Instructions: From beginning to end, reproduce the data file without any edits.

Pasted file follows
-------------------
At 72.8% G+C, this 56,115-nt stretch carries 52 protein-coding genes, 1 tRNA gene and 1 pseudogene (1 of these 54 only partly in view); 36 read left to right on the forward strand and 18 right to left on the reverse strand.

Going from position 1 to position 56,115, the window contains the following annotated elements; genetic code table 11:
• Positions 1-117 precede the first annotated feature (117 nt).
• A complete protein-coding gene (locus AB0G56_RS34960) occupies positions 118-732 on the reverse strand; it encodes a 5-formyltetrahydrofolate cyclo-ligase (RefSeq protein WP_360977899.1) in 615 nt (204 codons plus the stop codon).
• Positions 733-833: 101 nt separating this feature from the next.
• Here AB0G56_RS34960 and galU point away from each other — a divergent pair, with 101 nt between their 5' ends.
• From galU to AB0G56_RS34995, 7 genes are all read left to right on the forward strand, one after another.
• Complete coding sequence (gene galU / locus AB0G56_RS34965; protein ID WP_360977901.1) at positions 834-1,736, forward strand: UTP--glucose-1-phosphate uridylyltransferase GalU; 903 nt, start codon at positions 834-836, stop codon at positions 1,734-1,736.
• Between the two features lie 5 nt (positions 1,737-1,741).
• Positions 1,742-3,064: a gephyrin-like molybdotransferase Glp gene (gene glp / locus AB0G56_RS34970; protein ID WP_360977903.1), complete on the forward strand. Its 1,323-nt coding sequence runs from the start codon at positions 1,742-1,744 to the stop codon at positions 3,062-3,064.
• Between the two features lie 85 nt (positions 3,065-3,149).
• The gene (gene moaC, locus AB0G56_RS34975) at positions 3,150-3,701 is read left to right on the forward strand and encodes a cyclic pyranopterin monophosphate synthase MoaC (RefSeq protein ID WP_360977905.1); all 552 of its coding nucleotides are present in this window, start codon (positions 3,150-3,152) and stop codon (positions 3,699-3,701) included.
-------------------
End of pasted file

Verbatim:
At 72.8% G+C, this 56,115-nt stretch carries 52 protein-coding genes, 1 tRNA gene and 1 pseudogene (1 of these 54 only partly in view); 36 read left to right on the forward strand and 18 right to left on the reverse strand.

Going from position 1 to position 56,115, the window contains the following annotated elements; genetic code table 11:
• Positions 1-117 precede the first annotated feature (117 nt).
• A complete protein-coding gene (locus AB0G56_RS34960) occupies positions 118-732 on the reverse strand; it encodes a 5-formyltetrahydrofolate cyclo-ligase (RefSeq protein WP_360977899.1) in 615 nt (204 codons plus the stop codon).
• Positions 733-833: 101 nt separating this feature from the next.
• Here AB0G56_RS34960 and galU point away from each other — a divergent pair, with 101 nt between their 5' ends.
• From galU to AB0G56_RS34995, 7 genes are all read left to right on the forward strand, one after another.
• Complete coding sequence (gene galU / locus AB0G56_RS34965; protein ID WP_360977901.1) at positions 834-1,736, forward strand: UTP--glucose-1-phosphate uridylyltransferase GalU; 903 nt, start codon at positions 834-836, stop codon at positions 1,734-1,736.
• Between the two features lie 5 nt (positions 1,737-1,741).
• Positions 1,742-3,064: a gephyrin-like molybdotransferase Glp gene (gene glp / locus AB0G56_RS34970; protein ID WP_360977903.1), complete on the forward strand. Its 1,323-nt coding sequence runs from the start codon at positions 1,742-1,744 to the stop codon at positions 3,062-3,064.
• Between the two features lie 85 nt (positions 3,065-3,149).
• The gene (gene moaC, locus AB0G56_RS34975) at positions 3,150-3,701 is read left to right on the forward strand and encodes a cyclic pyranopterin monophosphate synthase MoaC (RefSeq protein ID WP_360977905.1); all 552 of its coding nucleotides are present in this window, start codon (positions 3,150-3,152) and stop codon (positions 3,699-3,701) included.